These workouts are done at a slightly slower pace than Run 1, but are of a longer distance. Generally called Tempo Runs these start at 2 miles and peak at 10 miles. They should be done at a high aerobic zone, which varies depending on the distance of the interval. Generally this is close to the fastest pace you could hold for 30 minutes. These runs help to raise the Lactate Threshold. This improves endurance and allows you to run faster, while taking advantage of the what the aerobic system has to offer.
These runs sandwich the Tempo work between a few miles of easy running for warm up and cool down. They were enjoyable, satisfying runs on the whole. When I adjusted my training paces faster they certainly became more challenging, but it was motivating to see I was getting more comfortable with them as the weeks went by.
The long run. Compared to other plans out there the long run pace used in the F.I.R.S.T. program is slightly faster. Week over week the pace gets closer to your goal pace. The reasoning is that with adequate recovery a faster long run is sustainable week to week. This teaches the body to move more efficiently at a pace you actually plan to race. Also, the faster you go the faster you finish!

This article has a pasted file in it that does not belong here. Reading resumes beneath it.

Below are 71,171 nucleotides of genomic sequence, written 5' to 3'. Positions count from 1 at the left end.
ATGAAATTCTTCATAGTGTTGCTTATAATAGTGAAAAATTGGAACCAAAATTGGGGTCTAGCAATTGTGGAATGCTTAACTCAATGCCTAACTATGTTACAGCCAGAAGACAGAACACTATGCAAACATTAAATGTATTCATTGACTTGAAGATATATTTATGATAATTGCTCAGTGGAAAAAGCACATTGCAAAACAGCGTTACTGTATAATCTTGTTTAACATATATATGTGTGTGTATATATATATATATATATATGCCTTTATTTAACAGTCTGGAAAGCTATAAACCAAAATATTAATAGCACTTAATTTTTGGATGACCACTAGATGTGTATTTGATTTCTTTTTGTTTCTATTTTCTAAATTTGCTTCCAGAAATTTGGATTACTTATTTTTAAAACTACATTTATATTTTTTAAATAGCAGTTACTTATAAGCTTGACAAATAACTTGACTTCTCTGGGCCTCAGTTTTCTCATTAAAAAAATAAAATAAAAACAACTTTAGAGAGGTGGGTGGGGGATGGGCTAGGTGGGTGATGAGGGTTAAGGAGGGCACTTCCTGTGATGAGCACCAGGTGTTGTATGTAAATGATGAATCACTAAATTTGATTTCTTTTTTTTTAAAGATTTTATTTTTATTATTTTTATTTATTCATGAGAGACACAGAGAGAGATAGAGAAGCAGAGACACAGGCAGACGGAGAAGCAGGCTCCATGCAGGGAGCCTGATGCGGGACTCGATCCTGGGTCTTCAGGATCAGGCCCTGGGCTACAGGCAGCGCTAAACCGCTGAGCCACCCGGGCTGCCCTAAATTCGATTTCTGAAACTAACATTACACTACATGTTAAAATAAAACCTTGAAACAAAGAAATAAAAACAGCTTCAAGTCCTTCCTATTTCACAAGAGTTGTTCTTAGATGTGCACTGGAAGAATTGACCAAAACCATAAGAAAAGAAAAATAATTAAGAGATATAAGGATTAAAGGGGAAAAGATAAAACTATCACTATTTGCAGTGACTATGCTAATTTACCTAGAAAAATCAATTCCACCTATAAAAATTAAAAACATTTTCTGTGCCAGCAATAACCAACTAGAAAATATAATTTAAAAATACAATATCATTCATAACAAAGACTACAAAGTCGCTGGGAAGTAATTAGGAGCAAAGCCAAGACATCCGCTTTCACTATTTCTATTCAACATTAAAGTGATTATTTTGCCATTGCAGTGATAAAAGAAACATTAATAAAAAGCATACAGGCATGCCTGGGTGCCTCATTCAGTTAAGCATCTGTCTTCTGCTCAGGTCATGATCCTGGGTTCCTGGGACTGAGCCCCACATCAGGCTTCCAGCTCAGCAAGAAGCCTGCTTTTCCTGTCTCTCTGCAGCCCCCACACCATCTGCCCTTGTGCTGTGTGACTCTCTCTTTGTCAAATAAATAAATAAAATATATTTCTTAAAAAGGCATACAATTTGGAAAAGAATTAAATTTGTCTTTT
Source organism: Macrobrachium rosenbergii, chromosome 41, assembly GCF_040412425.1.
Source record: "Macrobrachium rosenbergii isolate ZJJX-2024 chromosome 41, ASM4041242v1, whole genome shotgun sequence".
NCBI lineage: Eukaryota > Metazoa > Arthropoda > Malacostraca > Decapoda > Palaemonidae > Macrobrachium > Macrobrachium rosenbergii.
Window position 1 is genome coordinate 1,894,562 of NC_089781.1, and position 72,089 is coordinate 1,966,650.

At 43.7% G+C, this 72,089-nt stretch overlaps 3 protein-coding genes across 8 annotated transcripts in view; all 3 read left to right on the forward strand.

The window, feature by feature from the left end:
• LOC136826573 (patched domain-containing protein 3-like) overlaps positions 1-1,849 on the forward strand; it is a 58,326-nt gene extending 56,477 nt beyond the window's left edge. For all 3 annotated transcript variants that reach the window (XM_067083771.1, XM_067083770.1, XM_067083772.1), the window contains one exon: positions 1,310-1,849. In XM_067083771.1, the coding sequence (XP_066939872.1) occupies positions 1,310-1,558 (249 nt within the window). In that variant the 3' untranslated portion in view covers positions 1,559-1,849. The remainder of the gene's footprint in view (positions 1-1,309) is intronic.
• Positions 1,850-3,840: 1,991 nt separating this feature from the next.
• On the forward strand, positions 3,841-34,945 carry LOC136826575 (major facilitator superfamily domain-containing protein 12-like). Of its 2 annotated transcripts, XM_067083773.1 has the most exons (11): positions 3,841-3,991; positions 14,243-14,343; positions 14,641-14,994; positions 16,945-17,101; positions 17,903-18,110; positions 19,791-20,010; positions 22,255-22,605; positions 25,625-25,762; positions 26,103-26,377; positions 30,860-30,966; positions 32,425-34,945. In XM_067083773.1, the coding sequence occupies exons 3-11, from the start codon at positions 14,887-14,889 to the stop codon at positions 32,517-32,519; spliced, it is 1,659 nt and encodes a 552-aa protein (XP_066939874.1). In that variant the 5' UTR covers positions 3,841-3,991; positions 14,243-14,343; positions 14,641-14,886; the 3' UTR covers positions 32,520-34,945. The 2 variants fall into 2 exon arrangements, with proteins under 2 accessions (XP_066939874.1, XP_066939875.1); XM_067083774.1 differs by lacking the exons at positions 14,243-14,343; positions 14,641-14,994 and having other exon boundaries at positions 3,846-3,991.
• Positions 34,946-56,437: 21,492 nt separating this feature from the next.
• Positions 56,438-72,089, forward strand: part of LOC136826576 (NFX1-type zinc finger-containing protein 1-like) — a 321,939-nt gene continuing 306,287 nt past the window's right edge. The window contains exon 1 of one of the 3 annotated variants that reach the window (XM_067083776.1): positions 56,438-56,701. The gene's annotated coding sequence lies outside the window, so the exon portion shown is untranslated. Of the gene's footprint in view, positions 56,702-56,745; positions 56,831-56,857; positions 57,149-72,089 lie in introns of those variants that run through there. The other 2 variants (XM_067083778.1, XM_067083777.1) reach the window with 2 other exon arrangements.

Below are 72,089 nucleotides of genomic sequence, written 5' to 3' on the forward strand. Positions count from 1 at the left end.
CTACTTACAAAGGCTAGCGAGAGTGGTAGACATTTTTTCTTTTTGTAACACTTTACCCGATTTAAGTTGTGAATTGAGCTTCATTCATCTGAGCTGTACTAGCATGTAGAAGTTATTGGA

The general consensus among us lab rats is that this built confidence and efficiency. In the final quarter of the program our respective goal race paces were feeling attainable. There were some struggles with these midway and Run 1’s that may have been affected by a particularly taxing long run, but overall the theory seemed to prove true.
With the information in this post and the previous you should have a good handle on the theory and workouts behind the F.I.R.S.T. marathon plan. Hopefully some insight can be gained from us TGB guinea pigs and we certainly welcome any questions you might have about the process that has not been touched on in the posts. Just leave a note in the comments section below!